Like many young boys, this book’s protagonist marries an active imagination to a love of trucks. In a layout perfectly designed for the youngest readers, Hines uses one double-page spread to show the young boy acting out the motions of one of his favorite trucks: “I dig my hand / into the sand, / my scooper hand. / Dig. Dig. Dig. / Lift, turn, tip. / I am... // a backhoe”—with a turn of the page that reveals the boy still engaged in pretend play but with the actual truck massively in the background, also performing the same action. The trucks include the titular backhoe, a bulldozer, crane truck, dump truck and roller. In a wonderful ending segue, Daddy the flatbed truck backs the young boy up onto the couch, where they share a book together. The digital artwork has a soft look and feel and features vibrant colors for both the clearly outlined objects and the blank backgrounds. Spare text with a simple vocabulary makes this an excellent choice for both toddlers and those who are just beginning to read. The author has turned an ordinary (and overdone) topic into something extraordinary.

Booklist, December 2009

If you can’t drive a piece of heavy machinery, the next best thing may be to become one. In Hines’ latest picture book, a little boy shows off his powers of observation and imitation by becoming, yes, a backhoe but also a bulldozer, crane truck, dump truck, and roller. Then the boy climbs on Daddy, who takes the part of a flatbed truck. Daddy backs up, beeping, of course, and delivers the boy to the couch, where they proceed to read a book called My Big Trucks. Hines’ text is simple but evocative. “I stretch my arms into the sky, way up high. / Bend, hook, lift. Swoooooshhhh. Swing. Drop” The illustrations, which Hines created digitally, are full of bright walls of color, with the boy front and center in his T-Shirt shorts, and bare feet. The machines are displayed with all the necessary details, as are the mounds of dirt they shove around (and the corresponding toys the boy shoves around). A nice tribute to the imagination and, yes, trucks.-- Abby Nolan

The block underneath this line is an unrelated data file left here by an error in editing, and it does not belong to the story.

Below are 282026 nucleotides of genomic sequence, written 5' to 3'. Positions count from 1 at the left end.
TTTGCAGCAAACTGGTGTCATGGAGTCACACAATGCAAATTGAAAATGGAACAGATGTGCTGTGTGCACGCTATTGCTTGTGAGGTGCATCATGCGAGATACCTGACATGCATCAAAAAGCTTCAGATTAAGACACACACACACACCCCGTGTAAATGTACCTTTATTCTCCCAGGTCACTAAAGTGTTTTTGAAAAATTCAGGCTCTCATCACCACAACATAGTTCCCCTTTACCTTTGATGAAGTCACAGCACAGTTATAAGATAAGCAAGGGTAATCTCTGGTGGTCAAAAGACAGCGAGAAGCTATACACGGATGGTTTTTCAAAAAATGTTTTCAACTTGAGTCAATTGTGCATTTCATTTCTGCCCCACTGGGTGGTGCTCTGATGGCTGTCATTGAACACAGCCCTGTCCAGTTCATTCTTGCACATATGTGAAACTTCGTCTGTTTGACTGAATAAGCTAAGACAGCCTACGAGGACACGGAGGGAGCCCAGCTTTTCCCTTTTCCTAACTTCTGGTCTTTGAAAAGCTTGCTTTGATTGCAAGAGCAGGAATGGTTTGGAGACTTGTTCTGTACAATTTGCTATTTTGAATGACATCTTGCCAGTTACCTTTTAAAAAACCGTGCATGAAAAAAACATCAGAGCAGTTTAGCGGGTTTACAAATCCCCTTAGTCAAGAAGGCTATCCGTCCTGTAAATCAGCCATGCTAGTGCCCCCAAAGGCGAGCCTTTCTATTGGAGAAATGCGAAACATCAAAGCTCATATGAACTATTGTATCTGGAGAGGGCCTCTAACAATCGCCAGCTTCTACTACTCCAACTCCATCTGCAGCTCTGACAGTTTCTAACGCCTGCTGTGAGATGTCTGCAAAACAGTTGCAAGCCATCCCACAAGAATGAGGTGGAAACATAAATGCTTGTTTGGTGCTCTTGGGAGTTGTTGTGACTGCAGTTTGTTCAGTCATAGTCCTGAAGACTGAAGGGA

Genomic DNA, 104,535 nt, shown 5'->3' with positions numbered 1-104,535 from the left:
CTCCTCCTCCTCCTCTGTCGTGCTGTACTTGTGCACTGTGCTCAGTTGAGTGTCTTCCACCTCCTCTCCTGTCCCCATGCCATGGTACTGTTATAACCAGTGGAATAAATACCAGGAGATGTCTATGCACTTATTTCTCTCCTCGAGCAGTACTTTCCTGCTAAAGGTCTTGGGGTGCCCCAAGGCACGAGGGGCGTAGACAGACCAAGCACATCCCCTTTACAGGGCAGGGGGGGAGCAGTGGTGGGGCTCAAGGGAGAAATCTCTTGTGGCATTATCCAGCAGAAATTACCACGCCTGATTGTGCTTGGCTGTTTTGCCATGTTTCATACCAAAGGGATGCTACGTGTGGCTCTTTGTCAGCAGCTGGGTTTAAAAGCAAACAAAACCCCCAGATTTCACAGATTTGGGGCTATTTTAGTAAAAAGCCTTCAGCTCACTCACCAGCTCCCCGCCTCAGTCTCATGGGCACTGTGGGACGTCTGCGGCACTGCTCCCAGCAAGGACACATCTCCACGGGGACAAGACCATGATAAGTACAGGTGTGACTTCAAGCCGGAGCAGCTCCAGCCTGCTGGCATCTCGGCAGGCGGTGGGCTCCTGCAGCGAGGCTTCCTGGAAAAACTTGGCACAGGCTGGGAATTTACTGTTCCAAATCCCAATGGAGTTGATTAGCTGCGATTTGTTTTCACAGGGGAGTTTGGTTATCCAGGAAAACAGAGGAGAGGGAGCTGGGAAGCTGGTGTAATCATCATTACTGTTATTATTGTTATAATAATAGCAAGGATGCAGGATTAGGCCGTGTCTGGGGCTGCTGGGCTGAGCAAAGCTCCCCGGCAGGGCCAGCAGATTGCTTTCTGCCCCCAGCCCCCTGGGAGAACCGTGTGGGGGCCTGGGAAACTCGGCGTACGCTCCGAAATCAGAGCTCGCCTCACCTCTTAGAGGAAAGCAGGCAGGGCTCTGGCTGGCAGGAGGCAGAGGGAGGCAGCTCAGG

Washington Post

Young truck-lovers (and truck-lovers' parents) rejoice! Here's the book you've always wanted: A neatly repetitive story, clear uncluttered illustrations and a small square size make this an ideal choice for very young readers. On the opening page, a small boy plays with a handful of sand. "I dig my hand into the sand, my scooper hand. Dig. Dig. Dig. Lift, turn, tip. I am. . . ." Turn the page, and the answer ("a backhoe") is revealed in the form of a big, blocky truck that cleverly mimics the child's motion. Each subsequent segment -- bulldozer, crane, dump truck, roller, flatbed -- has its own four-page layout and its own color backdrop, making it possible for toddlers to return again and again to their own particular passion. At story's end, Daddy (the flatbed) has transported his satisfied son to the couch where they share a story about -- what else? -- trucks.—The Washington Post, 3/21/10

School Library Journal, March 2010

An imaginative little boy pretends to be a succession of trucks: backhoe, bulldozer, crane, dump truck, and a stemroller. Near the end, Daddy joins his son's creative playtime as a flatbed, which is followed by the two sharing a book on trucks. Richly colored, digitally enhanced spreads depict the boy at play, intermingled with illustrations of the actual vehicles. The text is set in white and includes plenty of action words. This is a worthy choice for preschoolers and kindergareners with a big appetite for truck books.--Lynn K. Vanca

Kirkus Reviews: Best Children's Books of 2010

Charlotte Zolotow Awards: Highly Recommended List
Pennsylvania Center for the Book: Baker's Dozen --13 Best Books
for Family Literacy